Part Seen, Part Imagined

Part Seen, Part Imagined : Meaning and Symbolism in the Work of Charles Rennie Mackintosh and Margaret MacDonald

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Much has been written about Charles Rennie Mackintosh, his life and work. This book attempts to decipher the meaning of the symbols and decoration in Mackintosh's art and that of many of his contemporaries, both in Glasgow and abroad. The book places the work of the Glasgow Four in the philosophical and religious framework which inspired it. Herbert MacNair, the last survivor of the Four, described the group's early water-colours as being essentially dependent on symbolism not a line was drawn without a purpose and rarely was a single motif employed that had not some allegorical meaning. This being so, it is surprising that the work of the Mackintosh group, despite enormous recent interest, remains, in general, unexplored. This book gives new importance to the contribution of Mackintosh's wife to his art. It documents a dramatic story of lifelong loves and enmities. Equal prominence is given to ancient belief and modern ideas, to clan tradition and Rosicrucian philosophy, physical sexuality and moral vision. It is a book of insights which places "vision" at the core of the Mackintosh phenomenon.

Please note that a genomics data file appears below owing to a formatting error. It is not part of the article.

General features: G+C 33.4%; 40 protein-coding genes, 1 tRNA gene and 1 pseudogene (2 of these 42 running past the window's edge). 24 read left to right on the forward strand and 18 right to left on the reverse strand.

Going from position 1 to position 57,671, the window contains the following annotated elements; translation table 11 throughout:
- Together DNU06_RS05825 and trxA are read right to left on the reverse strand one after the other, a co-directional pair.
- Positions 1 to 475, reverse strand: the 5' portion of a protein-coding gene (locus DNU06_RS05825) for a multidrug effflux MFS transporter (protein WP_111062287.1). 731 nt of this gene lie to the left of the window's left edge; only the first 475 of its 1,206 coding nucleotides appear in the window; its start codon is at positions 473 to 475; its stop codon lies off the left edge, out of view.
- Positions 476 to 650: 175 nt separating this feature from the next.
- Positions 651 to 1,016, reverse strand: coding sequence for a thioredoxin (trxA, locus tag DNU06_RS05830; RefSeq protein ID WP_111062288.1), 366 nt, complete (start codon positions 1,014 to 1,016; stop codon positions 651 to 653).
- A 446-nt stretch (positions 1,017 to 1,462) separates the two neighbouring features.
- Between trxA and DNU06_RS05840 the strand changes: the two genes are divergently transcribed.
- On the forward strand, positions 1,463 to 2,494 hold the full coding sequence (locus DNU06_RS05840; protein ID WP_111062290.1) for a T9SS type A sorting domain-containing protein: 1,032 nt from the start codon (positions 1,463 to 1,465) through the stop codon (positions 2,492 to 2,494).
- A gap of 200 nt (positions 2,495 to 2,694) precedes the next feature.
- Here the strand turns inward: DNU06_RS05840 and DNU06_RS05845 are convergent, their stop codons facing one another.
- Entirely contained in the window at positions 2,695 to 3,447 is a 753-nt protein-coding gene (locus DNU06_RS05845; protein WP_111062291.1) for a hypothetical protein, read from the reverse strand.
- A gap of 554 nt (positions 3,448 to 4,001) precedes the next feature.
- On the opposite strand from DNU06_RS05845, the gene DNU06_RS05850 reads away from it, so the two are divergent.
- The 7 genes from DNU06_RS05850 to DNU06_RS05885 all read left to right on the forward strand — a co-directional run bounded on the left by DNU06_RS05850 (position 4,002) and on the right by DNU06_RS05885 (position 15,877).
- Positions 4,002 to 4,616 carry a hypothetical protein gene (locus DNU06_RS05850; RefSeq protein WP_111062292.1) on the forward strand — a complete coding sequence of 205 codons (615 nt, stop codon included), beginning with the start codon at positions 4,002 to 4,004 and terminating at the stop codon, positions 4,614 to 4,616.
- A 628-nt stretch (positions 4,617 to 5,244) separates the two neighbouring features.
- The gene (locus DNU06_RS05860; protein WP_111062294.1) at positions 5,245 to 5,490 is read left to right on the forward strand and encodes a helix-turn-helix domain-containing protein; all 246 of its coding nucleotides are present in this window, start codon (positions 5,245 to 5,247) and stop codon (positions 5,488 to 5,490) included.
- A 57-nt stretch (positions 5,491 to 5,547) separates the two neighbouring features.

This book documents an extraordinary story of the high spiritual ideals of four young Glaswegians who played a strong central role in the development of modern art across Europe.
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Product details

  • Hardback | 208 pages
  • 215 x 280 x 25.4mm | 1,157g
  • Edinburgh, United Kingdom
  • English
  • 65 colour and 70 b&w illustrations
  • 0862413664
  • 9780862413668

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